Industrial routes

There is little incentive to produce methane industrially. Methane is produced by hydrogenating carbon dioxide through the Sabatier process. Methane is also a side product of the hydrogenation of carbon monoxide in the Fischer–Tropsch process, which is practiced on a large scale to produce longer-chain molecules than methane.

Example of large-scale coal-to-methane gasification is the Great Plains Synfuels plant, started in 1984 in Beulah, North Dakota as a way to develop abundant local resources of low-grade lignite, a resource that is otherwise difficult to transport for its weight, ash content, low calorific value and propensity to spontaneous combustion during storage and transport.

Power to methane is a technology that uses electrical power to produce hydrogen from water by electrolysis and uses the Sabatier reaction to combine hydrogen with carbon dioxide to produce methane. As of 2016, this is mostly under development and not in large-scale use. Theoretically, the process could be used as a buffer for excess and off-peak power generated by highly fluctuating wind generators and solar arrays. However, as currently very large amounts of natural gas are used in power plants (e.g. CCGT) to produce electric energy, the losses in efficiency are not acceptable.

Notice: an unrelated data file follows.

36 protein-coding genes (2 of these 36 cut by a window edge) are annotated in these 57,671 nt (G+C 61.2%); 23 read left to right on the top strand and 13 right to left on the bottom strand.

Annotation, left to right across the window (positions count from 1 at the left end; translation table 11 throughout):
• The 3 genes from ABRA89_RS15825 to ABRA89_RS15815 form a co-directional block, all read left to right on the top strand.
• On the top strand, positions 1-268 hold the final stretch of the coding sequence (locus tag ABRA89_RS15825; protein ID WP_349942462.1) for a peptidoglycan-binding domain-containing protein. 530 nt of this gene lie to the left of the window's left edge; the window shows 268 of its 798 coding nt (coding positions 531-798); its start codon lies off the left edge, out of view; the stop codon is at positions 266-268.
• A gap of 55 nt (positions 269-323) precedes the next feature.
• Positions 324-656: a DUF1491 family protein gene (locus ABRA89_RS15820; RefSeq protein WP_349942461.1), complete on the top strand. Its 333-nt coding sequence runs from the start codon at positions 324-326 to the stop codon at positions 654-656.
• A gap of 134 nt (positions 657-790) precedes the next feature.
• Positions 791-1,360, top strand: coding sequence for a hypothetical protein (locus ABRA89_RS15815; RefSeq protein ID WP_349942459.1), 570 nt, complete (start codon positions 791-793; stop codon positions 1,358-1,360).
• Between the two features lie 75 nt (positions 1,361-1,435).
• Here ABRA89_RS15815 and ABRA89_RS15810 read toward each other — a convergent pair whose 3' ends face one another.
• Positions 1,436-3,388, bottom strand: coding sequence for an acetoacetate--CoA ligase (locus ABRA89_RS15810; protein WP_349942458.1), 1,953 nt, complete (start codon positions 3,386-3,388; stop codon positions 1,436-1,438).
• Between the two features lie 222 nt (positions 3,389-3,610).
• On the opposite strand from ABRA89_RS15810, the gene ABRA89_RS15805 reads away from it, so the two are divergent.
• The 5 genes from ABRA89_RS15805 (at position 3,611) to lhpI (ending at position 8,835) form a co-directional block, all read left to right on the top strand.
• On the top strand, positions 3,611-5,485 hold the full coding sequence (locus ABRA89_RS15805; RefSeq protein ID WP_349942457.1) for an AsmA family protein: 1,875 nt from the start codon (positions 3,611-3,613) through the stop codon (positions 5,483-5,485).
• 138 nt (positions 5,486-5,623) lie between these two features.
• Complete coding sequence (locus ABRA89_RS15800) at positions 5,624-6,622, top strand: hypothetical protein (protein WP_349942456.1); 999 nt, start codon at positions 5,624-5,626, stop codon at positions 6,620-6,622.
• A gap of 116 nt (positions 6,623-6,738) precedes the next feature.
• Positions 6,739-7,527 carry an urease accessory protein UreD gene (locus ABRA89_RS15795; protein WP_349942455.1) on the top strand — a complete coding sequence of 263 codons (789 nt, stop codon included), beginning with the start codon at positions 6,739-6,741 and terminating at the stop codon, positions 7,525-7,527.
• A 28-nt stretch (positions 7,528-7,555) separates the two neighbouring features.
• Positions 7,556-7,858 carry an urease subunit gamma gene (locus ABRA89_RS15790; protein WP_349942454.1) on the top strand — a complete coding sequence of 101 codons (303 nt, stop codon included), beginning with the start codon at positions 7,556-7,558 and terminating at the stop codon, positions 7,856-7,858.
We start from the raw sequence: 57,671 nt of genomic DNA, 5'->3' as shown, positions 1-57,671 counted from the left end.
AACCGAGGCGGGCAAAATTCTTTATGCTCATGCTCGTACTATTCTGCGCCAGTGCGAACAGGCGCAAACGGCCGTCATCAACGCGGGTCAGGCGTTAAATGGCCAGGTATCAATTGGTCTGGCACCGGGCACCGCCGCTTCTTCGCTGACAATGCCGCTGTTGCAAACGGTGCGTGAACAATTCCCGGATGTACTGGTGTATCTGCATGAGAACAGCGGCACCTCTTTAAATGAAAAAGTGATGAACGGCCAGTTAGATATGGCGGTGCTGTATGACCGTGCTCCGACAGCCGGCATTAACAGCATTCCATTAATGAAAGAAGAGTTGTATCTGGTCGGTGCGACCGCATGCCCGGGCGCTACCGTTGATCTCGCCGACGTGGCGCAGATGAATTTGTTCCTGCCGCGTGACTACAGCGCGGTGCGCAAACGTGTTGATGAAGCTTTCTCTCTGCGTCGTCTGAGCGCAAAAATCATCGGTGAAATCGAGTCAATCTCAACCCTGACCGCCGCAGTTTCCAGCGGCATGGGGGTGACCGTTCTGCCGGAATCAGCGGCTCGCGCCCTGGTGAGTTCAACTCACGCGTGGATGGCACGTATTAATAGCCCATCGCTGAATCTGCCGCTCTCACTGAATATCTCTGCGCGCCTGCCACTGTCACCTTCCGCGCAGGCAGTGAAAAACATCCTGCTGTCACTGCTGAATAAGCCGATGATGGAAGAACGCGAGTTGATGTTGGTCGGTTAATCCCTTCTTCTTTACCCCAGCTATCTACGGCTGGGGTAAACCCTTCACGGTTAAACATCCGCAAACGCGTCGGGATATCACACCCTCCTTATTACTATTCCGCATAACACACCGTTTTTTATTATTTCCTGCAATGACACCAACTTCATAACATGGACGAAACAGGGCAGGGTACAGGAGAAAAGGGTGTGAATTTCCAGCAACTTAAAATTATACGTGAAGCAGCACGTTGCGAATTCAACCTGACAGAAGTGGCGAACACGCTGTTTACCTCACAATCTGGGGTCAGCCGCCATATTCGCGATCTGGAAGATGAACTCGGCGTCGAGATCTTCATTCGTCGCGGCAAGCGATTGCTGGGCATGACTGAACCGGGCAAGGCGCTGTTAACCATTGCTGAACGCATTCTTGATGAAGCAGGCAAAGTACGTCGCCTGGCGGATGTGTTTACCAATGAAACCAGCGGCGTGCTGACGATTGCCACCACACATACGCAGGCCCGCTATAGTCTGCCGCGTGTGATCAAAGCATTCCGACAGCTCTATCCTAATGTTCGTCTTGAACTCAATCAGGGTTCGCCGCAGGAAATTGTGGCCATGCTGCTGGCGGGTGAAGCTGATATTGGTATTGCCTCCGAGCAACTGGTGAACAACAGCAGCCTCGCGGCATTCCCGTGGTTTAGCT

Laboratory synthesis

Methane can be produced by protonation of methyl lithium and methylmagnesium iodide. In practice, a requirement for pure methane will be filled with a steel gas bottle from standard suppliers.